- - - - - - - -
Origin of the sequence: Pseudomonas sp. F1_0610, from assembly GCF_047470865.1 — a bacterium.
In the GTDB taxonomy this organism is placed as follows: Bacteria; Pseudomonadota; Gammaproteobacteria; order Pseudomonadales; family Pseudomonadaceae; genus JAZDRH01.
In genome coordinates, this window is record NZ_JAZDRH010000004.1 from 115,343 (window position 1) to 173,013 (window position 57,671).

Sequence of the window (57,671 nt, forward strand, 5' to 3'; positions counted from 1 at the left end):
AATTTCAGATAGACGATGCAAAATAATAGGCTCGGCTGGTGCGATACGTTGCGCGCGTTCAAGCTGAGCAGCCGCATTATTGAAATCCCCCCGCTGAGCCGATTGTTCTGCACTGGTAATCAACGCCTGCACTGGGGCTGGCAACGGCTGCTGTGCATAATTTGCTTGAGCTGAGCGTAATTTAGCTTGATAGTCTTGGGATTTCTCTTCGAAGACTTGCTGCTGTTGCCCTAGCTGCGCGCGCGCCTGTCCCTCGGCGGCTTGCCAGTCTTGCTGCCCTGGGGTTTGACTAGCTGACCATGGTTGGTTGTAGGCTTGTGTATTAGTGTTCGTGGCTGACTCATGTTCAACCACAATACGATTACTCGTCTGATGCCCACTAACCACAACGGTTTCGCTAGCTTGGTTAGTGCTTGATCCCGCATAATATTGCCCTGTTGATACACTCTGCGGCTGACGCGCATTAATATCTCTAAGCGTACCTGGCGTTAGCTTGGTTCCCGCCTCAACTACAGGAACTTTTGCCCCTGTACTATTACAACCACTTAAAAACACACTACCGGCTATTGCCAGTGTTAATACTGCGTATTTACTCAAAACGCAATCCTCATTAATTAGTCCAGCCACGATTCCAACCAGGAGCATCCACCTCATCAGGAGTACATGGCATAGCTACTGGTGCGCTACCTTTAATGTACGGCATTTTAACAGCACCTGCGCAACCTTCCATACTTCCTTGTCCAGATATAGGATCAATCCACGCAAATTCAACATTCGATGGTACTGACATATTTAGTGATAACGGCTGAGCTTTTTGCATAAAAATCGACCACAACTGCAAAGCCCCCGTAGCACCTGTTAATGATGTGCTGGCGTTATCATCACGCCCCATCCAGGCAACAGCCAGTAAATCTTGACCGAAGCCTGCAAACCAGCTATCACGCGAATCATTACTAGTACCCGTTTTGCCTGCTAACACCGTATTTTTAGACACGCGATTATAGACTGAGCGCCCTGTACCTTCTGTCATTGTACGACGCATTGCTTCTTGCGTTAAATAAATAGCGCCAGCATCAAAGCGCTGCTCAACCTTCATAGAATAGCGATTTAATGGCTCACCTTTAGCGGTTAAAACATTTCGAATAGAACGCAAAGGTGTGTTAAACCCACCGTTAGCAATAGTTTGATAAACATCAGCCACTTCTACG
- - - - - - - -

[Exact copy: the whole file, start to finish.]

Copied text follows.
Origin of the sequence: Pseudomonas sp. F1_0610, from assembly GCF_047470865.1 — a bacterium.
In the GTDB taxonomy this organism is placed as follows: Bacteria; Pseudomonadota; Gammaproteobacteria; order Pseudomonadales; family Pseudomonadaceae; genus JAZDRH01.
In genome coordinates, this window is record NZ_JAZDRH010000004.1 from 115,343 (window position 1) to 173,013 (window position 57,671).

Sequence of the window (57,671 nt, forward strand, 5' to 3'; positions counted from 1 at the left end):
AATTTCAGATAGACGATGCAAAATAATAGGCTCGGCTGGTGCGATACGTTGCGCGCGTTCAAGCTGAGCAGCCGCATTATTGAAATCCCCCCGCTGAGCCGATTGTTCTGCACTGGTAATCAACGCCTGCACTGGGGCTGGCAACGGCTGCTGTGCATAATTTGCTTGAGCTGAGCGTAATTTAGCTTGATAGTCTTGGGATTTCTCTTCGAAGACTTGCTGCTGTTGCCCTAGCTGCGCGCGCGCCTGTCCCTCGGCGGCTTGCCAGTCTTGCTGCCCTGGGGTTTGACTAGCTGACCATGGTTGGTTGTAGGCTTGTGTATTAGTGTTCGTGGCTGACTCATGTTCAACCACAATACGATTACTCGTCTGATGCCCACTAACCACAACGGTTTCGCTAGCTTGGTTAGTGCTTGATCCCGCATAATATTGCCCTGTTGATACACTCTGCGGCTGACGCGCATTAATATCTCTAAGCGTACCTGGCGTTAGCTTGGTTCCCGCCTCAACTACAGGAACTTTTGCCCCTGTACTATTACAACCACTTAAAAACACACTACCGGCTATTGCCAGTGTTAATACTGCGTATTTACTCAAAACGCAATCCTCATTAATTAGTCCAGCCACGATTCCAACCAGGAGCATCCACCTCATCAGGAGTACATGGCATAGCTACTGGTGCGCTACCTTTAATGTACGGCATTTTAACAGCACCTGCGCAACCTTCCATACTTCCTTGTCCAGATATAGGATCAATCCACGCAAATTCAACATTCGATGGTACTGACATATTTAGTGATAACGGCTGAGCTTTTTGCATAAAAATCGACCACAACTGCAAAGCCCCCGTAGCACCTGTTAATGATGTGCTGGCGTTATCATCACGCCCCATCCAGGCAACAGCCAGTAAATCTTGACCGAAGCCTGCAAACCAGCTATCACGCGAATCATTACTAGTACCCGTTTTGCCTGCTAACACCGTATTTTTAGACACGCGATTATAGACTGAGCGCCCTGTACCTTCTGTCATTGTACGACGCATTGCTTCTTGCGTTAAATAAATAGCGCCAGCATCAAAGCGCTGCTCAACCTTCATAGAATAGCGATTTAATGGCTCACCTTTAGCGGTTAAAACATTTCGAATAGAACGCAAAGGTGTGTTAAACCCACCGTTAGCAATAGTTTGATAAACATCAGCCACTTCTACG